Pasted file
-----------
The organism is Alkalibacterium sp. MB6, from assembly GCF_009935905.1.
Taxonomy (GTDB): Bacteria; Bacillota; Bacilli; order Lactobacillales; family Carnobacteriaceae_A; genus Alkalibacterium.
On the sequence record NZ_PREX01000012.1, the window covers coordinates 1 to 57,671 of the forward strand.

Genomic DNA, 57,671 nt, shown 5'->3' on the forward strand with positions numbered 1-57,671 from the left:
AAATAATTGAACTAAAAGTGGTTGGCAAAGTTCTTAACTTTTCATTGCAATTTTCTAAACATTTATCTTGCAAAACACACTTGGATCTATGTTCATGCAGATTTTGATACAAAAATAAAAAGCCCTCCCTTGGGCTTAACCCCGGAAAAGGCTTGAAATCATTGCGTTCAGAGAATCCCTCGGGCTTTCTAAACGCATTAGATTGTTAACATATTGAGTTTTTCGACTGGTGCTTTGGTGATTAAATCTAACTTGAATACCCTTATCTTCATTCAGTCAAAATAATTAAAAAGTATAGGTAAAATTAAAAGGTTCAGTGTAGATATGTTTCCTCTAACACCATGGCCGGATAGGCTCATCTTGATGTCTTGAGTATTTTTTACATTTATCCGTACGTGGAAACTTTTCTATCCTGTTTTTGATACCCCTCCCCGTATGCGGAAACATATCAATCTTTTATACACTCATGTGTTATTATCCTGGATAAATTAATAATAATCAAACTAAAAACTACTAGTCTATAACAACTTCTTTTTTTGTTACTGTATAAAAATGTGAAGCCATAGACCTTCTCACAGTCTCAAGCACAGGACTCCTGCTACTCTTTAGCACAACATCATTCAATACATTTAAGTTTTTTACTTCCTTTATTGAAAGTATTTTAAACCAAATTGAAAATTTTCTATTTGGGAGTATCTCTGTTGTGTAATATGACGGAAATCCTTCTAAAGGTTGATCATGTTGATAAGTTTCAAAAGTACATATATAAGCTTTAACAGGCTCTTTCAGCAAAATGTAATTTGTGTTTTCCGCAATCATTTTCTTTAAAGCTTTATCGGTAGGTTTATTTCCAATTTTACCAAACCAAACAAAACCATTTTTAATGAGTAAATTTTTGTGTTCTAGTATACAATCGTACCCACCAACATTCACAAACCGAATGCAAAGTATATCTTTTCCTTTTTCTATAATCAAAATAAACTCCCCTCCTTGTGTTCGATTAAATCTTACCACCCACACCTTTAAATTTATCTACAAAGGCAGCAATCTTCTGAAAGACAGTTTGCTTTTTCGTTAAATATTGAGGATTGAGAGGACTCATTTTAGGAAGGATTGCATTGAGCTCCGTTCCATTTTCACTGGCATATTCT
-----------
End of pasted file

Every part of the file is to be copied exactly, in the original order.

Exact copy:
The organism is Alkalibacterium sp. MB6, from assembly GCF_009935905.1.
Taxonomy (GTDB): Bacteria; Bacillota; Bacilli; order Lactobacillales; family Carnobacteriaceae_A; genus Alkalibacterium.
On the sequence record NZ_PREX01000012.1, the window covers coordinates 1 to 57,671 of the forward strand.

Genomic DNA, 57,671 nt, shown 5'->3' on the forward strand with positions numbered 1-57,671 from the left:
AAATAATTGAACTAAAAGTGGTTGGCAAAGTTCTTAACTTTTCATTGCAATTTTCTAAACATTTATCTTGCAAAACACACTTGGATCTATGTTCATGCAGATTTTGATACAAAAATAAAAAGCCCTCCCTTGGGCTTAACCCCGGAAAAGGCTTGAAATCATTGCGTTCAGAGAATCCCTCGGGCTTTCTAAACGCATTAGATTGTTAACATATTGAGTTTTTCGACTGGTGCTTTGGTGATTAAATCTAACTTGAATACCCTTATCTTCATTCAGTCAAAATAATTAAAAAGTATAGGTAAAATTAAAAGGTTCAGTGTAGATATGTTTCCTCTAACACCATGGCCGGATAGGCTCATCTTGATGTCTTGAGTATTTTTTACATTTATCCGTACGTGGAAACTTTTCTATCCTGTTTTTGATACCCCTCCCCGTATGCGGAAACATATCAATCTTTTATACACTCATGTGTTATTATCCTGGATAAATTAATAATAATCAAACTAAAAACTACTAGTCTATAACAACTTCTTTTTTTGTTACTGTATAAAAATGTGAAGCCATAGACCTTCTCACAGTCTCAAGCACAGGACTCCTGCTACTCTTTAGCACAACATCATTCAATACATTTAAGTTTTTTACTTCCTTTATTGAAAGTATTTTAAACCAAATTGAAAATTTTCTATTTGGGAGTATCTCTGTTGTGTAATATGACGGAAATCCTTCTAAAGGTTGATCATGTTGATAAGTTTCAAAAGTACATATATAAGCTTTAACAGGCTCTTTCAGCAAAATGTAATTTGTGTTTTCCGCAATCATTTTCTTTAAAGCTTTATCGGTAGGTTTATTTCCAATTTTACCAAACCAAACAAAACCATTTTTAATGAGTAAATTTTTGTGTTCTAGTATACAATCGTACCCACCAACATTCACAAACCGAATGCAAAGTATATCTTTTCCTTTTTCTATAATCAAAATAAACTCCCCTCCTTGTGTTCGATTAAATCTTACCACCCACACCTTTAAATTTATCTACAAAGGCAGCAATCTTCTGAAAGACAGTTTGCTTTTTCGTTAAATATTGAGGATTGAGAGGACTCATTTTAGGAAGGATTGCATTGAGCTCCGTTCCATTTTCACTGGCATATTCT